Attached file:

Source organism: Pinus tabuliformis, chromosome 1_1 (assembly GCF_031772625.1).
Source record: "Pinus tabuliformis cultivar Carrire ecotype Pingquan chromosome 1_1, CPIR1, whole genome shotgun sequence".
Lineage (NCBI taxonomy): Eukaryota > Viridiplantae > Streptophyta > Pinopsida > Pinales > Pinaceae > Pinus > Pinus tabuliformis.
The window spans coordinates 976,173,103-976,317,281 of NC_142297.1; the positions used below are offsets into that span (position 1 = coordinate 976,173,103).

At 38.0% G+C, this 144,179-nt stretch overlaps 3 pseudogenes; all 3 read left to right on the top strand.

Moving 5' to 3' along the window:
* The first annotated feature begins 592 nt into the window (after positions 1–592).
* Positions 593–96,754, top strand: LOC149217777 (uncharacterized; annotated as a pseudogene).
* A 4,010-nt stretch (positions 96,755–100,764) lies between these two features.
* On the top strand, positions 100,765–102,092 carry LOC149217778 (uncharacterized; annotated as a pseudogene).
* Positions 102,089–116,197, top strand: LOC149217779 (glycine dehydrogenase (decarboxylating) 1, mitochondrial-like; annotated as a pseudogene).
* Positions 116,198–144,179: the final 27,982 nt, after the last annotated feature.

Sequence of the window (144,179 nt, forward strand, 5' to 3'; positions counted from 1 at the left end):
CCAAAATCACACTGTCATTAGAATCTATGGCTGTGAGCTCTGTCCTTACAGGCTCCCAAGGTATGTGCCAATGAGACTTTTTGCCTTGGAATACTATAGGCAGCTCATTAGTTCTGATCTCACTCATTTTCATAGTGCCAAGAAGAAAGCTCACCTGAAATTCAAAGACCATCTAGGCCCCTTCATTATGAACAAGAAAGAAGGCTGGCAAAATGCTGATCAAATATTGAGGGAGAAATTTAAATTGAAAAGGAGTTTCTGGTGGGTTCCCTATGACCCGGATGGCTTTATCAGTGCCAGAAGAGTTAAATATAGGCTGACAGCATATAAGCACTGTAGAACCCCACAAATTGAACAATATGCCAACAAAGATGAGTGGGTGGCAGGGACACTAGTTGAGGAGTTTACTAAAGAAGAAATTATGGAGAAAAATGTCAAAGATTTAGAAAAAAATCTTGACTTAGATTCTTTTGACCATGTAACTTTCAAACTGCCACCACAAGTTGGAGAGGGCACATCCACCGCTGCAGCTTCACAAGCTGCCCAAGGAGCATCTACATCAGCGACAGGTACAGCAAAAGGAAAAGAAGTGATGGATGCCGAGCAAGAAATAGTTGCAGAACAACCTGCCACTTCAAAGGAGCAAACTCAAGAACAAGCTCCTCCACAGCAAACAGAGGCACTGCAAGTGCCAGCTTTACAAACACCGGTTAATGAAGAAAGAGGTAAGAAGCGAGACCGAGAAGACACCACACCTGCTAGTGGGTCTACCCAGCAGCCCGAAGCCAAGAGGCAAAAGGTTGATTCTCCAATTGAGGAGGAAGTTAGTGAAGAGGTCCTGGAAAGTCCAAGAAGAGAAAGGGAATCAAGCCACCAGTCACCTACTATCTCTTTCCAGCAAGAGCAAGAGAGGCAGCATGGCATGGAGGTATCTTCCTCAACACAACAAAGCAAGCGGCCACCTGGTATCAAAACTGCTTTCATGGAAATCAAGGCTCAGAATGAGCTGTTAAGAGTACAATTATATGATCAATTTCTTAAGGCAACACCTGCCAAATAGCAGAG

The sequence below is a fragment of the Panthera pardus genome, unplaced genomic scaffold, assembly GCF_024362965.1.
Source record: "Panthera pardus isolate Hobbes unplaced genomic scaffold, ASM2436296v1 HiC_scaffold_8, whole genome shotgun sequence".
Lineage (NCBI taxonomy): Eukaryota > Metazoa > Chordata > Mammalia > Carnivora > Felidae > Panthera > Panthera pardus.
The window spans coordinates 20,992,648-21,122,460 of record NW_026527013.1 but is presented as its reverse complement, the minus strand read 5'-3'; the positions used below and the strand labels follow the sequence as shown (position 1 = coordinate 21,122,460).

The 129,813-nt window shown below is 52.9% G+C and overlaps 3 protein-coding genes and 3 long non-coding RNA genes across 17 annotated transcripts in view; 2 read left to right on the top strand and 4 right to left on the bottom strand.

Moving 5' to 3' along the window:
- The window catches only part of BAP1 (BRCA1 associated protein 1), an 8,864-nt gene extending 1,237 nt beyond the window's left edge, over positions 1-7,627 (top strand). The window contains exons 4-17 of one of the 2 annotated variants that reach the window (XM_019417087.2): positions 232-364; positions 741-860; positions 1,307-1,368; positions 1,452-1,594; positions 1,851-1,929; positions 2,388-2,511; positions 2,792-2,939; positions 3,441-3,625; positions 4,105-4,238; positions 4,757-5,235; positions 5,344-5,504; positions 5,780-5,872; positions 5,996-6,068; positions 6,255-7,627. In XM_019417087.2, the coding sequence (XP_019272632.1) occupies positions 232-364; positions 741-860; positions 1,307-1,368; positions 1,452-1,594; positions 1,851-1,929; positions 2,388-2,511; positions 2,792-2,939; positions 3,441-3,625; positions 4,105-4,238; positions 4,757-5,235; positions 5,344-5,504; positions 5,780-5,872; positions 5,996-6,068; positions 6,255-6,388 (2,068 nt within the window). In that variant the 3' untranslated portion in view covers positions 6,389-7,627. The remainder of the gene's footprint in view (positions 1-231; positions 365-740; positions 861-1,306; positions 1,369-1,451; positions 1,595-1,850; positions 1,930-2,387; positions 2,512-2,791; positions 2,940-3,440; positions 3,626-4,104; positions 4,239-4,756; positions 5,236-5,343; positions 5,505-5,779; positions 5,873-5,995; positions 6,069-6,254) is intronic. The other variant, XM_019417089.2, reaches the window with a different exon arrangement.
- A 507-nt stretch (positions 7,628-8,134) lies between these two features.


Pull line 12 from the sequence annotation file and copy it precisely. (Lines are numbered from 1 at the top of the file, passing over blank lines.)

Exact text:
* Positions 116,198–144,179: the final 27,982 nt, after the last annotated feature.